By Peter Finn
Washington Post Staff Writer
Tuesday, September 23, 2008
GUANTANAMO BAY, Cuba, Sept. 22 -- A military judge on Monday ordered Ramzi Binalshibh, one of the accused Sept. 11, 2001, plotters, brought to court here by force if necessary, after he refused to leave his cell to attend a hearing in his case.
But the presiding judge, Marine Col. Ralph Kohlmann, also decided to let Khalid Sheik Mohammed, the alleged operational planner of the terrorist attacks, and three other defendants write letters to Binalshibh to encourage his appearance Tuesday morning without recourse to force.
Binalshibh's lead attorney said that, after receiving the letters, Binalshibh agreed to appear in court Tuesday.
Binalshibh acted as a liaison between the Hamburg cell that spearheaded the attack and al-Qaeda's leadership in Afghanistan. He refused to come to court Monday for hearings on a series of motions before his trial, which has yet to be scheduled. Binalshibh, who wants to represent himself, has also declined to meet with his military or civilian attorneys.
The pretrial hearings also will cover defense demands for more resources, the production of transcripts of proceedings in Arabic and requests by Binalshibh's counsel for the appointment of clinical and forensic psychologists.
Navy Cmdr. Suzanne Lachelier, Binalshibh's lead attorney, said there are substantial questions about Binalshibh's mental state and his competence to stand trial. She noted that among the medications being administered to him "is a psychotropic drug prescribed to persons with schizophrenia."
Binalshibh's attorneys said it remains unclear whether the detainee has been diagnosed with schizophrenia or if the drug, which they declined to identify because the information is classified, is being used for behavior control.
Two psychiatrists hired by the government examined Binalshibh two weeks ago, but defense attorneys said they have not received a report of the findings. The defense is seeking to have its own independent examination of Binalshibh and asked that the proceedings be suspended until a hearing is held on his competence to stand trial.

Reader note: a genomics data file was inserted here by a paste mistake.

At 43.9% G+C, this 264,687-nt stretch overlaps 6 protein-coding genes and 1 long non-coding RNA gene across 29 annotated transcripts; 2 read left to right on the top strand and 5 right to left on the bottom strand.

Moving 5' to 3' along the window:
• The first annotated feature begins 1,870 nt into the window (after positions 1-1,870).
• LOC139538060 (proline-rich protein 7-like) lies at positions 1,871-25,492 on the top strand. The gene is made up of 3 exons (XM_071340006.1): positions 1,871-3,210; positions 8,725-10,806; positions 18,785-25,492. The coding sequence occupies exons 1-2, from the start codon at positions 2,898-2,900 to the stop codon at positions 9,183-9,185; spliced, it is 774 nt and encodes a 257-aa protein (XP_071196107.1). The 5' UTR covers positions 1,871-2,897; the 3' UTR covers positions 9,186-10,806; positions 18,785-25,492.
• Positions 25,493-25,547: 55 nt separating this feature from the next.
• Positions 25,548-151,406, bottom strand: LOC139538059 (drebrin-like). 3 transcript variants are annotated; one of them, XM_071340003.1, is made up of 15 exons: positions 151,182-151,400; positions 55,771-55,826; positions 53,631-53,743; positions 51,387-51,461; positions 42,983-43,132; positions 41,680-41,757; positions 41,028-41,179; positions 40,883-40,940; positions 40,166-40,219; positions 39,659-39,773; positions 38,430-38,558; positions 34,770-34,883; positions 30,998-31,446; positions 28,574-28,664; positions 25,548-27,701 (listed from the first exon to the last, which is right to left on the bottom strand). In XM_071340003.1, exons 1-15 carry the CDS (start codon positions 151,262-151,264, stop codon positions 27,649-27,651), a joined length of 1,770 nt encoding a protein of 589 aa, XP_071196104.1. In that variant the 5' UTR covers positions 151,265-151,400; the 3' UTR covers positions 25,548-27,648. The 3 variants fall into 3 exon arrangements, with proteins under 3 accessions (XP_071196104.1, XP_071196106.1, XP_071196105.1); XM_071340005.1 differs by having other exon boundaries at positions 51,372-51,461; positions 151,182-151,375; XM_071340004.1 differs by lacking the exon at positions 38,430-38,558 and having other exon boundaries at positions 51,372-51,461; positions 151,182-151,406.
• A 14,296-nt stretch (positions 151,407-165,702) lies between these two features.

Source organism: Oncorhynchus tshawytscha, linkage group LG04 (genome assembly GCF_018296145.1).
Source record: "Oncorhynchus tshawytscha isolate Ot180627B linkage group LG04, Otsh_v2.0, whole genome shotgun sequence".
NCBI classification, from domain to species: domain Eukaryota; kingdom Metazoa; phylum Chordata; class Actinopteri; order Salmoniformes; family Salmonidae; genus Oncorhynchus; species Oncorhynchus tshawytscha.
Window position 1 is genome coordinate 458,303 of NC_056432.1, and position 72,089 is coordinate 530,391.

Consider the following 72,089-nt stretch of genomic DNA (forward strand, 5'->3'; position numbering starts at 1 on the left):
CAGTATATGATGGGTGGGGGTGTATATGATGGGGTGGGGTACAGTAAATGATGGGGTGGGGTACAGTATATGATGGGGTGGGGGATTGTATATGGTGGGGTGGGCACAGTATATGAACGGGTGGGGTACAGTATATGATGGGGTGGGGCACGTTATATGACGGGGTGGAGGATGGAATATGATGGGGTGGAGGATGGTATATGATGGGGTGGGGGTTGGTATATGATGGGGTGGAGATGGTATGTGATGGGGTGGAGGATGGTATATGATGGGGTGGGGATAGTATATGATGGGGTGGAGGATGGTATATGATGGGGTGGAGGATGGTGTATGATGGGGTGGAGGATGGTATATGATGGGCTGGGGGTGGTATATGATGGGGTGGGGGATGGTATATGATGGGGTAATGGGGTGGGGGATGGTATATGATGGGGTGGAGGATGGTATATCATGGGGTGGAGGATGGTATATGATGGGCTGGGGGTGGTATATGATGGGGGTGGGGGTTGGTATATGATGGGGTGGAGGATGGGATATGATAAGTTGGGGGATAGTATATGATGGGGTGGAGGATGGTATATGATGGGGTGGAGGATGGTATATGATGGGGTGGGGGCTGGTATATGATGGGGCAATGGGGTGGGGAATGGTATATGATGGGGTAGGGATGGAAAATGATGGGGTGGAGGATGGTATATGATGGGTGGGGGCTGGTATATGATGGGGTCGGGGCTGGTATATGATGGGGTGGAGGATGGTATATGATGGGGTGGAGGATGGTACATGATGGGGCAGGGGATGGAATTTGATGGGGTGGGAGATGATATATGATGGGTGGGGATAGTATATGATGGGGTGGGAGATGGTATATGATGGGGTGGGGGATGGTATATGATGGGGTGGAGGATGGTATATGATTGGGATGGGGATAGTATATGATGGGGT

The judge rejected the motion, siding with the prosecution.
"Our position is that you don't get to opt out," said Army Col. Lawrence Morris, the chief prosecutor. "He is presumed competent."
The prosecution's desire to see Binalshibh brought to court was stymied, however, when the military refused to forcibly extract him from his cell without a formal order from the judge. The behind-the-scenes standoff led the judge to suspend proceedings.
As the judge discussed the legal wrangle with the prosecution, Mohammed raised his hand and offered to meet with Binalshibh in an effort to persuade him to come to court. The other defendants also said they would help out.
"I agree with my brother Sheik Mohammed," said Tawfiq bin Attash, another of the defendants. "We don't have to do any fight with Mr. Ramzi. He doesn't trust anyone in government, but he does trust us."
"I appreciate that input," the judge said.
Kohlmann refused to sanction a meeting but did agree to let Mohammed and the others write to Binalshibh. Both the defense and the prosecution accepted the judge's proposal.
After the hearing, each of the four defendants wrote a short letter and each signed the others' letters, lawyers said.
"They were really plain vanilla," Lachelier said of the letters. "They were communicating they want to stay together."
The judge also said that Binalshibh should be asked again to meet with his attorneys. But Kohlmann refused to let Lachelier meet him in his cell, which is at a secret location here. Instead, Lachelier said, Binalshibh would be have to be transported, hooded and shackled, in a van with blacked-out windows to any meeting. Lachelier said that may add to Binalshibh's reluctance to meet her.
The prosecution refused to discuss the issue. "I cannot talk about security-based procedures that govern access to these detainees," Morris said.